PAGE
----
I must say, some of my stock plants were still of exhibition quality up until May, being very clean, still a very good size and really solid. The best I have had in many years. Peter Kerry remarked they were as good as stock he had seen in 50 years.
On the downside, you have heard me say how good Peter’s new hybrid Pot Leek is. Unfortunately he has informed me that they have not faired well through this hard winter. Peter is now looking to keep this hybrid for another year and not release for 2018 as he is looking to keep perfection within this leek and has destroyed any stock plants not looking perfect. This leaves him short on numbers. He will grow stock on for another year before releasing to anyone and I have a lot of respect for him for this.
Sorry there has not been any info put on here for 2 months. My workload has been very heavy and I have worked 16 hour days, 7 days a week since the end of March.
Looking at plants in general in my workplace, I thought growth was poor up to the middle of April. We had cold, dull days until then but as we started to get some sunny days, the greenhouse temperature lifted and the growth rate improved of all my basket plants and perennials. They seem to have caught up with last seasons growth. Hanging baskets started to flower right on target and things were back on track.
In my greenhouse at home the plants were looking great. Leeks and onions all into 5 litre pots and bang on the size I had hoped for. With my compost having exemptor added, all plants were very clean and healthy.
I mentioned in my last blog that I had taken one polytunnel skin off to let the winter work on the trenches. Unfortunately I was very late in getting a new skin put back on and my leeks suffered through being crammed onto the greenhouse benches. Most leeks were pulled too long as I did not get any pot leeks planted until late May. This is 5 or 6 weeks later than I would have liked. The weather conditions at this time were varying from one extreme to the other (approx. 30 degrees Celsius to freezing cold within 24 hours) which took its toll on my plants. Blanch leeks suffered and showed they were unhappy by yellowing at the ends of the flags but should recover as they make root into the trenches. I was fortunate as my onions were the last to be planted and I missed the extreme difference in temperature. I am happy with things considering the late planting dates. My blanch leeks at the end of May were averaging 18 inches to the button and 5.5 inches around. My quality onions stand around 11.5 inches with a neck length of over 12 inches. The Cumbrian pot leeks averaging 7.5 inches around and my JSN around 8 inches.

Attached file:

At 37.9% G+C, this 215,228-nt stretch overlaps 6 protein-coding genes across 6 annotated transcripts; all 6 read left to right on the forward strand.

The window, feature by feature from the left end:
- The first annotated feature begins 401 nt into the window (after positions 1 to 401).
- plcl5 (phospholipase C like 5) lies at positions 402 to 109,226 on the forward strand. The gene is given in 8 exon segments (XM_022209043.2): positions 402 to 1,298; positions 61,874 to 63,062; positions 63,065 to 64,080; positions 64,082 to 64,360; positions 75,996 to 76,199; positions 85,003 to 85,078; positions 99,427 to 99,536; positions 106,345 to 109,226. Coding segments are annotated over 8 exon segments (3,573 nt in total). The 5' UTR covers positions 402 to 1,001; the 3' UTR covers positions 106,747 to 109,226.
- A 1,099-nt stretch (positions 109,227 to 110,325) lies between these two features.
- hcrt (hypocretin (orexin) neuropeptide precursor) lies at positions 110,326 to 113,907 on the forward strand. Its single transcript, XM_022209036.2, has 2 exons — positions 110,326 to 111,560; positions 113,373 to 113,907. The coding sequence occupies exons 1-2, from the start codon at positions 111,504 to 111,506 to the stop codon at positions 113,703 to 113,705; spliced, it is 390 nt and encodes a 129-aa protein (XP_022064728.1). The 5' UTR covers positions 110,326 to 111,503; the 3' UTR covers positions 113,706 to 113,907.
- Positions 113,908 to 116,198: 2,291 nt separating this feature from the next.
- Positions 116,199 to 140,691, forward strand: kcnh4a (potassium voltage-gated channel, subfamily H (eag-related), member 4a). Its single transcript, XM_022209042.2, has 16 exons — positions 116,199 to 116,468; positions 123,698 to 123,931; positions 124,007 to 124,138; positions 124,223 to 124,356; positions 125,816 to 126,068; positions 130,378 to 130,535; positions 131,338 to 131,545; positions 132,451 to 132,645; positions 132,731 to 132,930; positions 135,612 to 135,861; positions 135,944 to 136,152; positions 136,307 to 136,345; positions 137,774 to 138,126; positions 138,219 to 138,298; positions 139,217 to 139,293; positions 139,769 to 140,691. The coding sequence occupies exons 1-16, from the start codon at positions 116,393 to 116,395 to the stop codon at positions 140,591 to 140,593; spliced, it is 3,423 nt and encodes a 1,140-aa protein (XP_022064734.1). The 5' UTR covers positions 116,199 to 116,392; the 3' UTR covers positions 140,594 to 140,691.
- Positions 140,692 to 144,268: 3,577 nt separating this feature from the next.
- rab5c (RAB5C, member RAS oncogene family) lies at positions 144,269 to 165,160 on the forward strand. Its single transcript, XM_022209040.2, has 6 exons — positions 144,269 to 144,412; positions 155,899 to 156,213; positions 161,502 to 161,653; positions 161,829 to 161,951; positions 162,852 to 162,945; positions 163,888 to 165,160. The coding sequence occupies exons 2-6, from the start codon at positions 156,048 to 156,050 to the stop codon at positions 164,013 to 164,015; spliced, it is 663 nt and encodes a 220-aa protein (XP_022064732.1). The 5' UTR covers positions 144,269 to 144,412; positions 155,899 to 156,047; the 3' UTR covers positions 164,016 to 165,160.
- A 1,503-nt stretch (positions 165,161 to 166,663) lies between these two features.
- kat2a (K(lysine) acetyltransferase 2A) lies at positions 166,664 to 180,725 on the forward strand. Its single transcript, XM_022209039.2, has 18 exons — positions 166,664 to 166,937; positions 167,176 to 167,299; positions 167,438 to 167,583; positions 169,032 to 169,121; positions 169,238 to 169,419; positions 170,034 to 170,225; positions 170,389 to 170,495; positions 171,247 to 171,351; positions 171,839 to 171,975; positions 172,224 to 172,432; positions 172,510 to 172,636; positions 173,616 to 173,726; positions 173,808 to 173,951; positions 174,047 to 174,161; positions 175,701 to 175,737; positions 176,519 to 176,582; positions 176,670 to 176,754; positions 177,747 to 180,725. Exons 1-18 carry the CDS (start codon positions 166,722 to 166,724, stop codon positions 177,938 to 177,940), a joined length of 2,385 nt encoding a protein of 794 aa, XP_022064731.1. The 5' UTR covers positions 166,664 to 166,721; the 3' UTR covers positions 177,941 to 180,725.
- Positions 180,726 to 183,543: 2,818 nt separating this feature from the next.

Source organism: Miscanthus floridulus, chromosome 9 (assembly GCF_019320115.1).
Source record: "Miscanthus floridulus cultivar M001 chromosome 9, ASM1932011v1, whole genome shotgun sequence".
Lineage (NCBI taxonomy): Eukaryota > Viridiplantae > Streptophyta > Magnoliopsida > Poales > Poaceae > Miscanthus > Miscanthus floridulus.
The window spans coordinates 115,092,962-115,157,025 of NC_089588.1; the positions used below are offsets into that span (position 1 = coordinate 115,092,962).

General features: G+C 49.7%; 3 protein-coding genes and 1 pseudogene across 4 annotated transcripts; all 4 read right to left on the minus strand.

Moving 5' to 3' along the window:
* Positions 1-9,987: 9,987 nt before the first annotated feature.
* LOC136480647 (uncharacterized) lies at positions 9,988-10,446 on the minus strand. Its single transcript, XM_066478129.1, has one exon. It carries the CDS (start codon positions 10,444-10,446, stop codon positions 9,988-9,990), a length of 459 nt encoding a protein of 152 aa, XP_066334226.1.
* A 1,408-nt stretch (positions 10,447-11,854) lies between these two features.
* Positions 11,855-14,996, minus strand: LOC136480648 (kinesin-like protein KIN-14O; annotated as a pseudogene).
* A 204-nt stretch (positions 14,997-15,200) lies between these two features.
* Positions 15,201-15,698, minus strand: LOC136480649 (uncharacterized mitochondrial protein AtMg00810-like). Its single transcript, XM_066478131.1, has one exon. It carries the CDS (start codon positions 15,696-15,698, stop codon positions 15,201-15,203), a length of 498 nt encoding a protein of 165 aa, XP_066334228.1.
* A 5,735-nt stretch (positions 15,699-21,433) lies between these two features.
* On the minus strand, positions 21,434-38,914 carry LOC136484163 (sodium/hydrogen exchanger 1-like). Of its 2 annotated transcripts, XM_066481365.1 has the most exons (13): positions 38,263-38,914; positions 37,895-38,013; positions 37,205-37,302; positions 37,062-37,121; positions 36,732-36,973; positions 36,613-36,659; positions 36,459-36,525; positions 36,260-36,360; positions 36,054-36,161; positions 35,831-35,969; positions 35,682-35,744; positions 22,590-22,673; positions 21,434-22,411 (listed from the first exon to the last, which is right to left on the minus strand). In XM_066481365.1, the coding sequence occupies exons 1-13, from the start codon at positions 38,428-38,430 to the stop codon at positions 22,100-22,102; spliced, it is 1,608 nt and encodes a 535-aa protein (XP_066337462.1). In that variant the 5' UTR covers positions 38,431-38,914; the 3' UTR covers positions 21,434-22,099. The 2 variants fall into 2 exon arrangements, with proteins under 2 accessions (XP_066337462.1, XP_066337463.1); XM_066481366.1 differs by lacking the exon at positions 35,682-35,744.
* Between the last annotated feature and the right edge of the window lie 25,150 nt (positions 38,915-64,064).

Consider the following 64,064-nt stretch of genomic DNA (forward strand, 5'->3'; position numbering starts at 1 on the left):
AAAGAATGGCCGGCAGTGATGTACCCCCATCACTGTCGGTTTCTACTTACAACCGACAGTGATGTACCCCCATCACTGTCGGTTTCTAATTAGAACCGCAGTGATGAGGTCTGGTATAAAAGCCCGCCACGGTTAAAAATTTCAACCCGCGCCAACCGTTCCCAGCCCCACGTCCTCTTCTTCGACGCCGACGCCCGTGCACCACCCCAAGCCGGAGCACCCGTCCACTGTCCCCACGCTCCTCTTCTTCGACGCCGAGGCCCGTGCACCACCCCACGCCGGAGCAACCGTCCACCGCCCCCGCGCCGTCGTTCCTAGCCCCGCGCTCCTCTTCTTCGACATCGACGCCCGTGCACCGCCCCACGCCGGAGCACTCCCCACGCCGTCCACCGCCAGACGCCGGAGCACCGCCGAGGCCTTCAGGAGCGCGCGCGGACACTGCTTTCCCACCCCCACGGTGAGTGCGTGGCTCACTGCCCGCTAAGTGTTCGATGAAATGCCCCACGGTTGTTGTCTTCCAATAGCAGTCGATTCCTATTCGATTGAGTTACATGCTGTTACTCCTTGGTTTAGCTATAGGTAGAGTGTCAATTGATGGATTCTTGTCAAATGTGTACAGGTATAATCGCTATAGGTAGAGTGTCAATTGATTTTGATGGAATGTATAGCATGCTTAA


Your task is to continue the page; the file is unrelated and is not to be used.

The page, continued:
I have decided to drop the buttons on one trench of JSN’s. To do this I have to cut 5 or 6 buttons to drop them to 2 inches in length. They look pretty sick but I have done this before and they will recover by late July and hopefully still make the September shows.
I have not yet had time to visit any other growers but I am told there are some really big leeks and onions around. Along with size and hot weather, I hope this does not backfire with plants splitting or going double centred. I have found with larger plants at this time of year, you are more prone to problems later in the year. I will keep my fingers crossed and hope to see some real good quality with good size at the shows.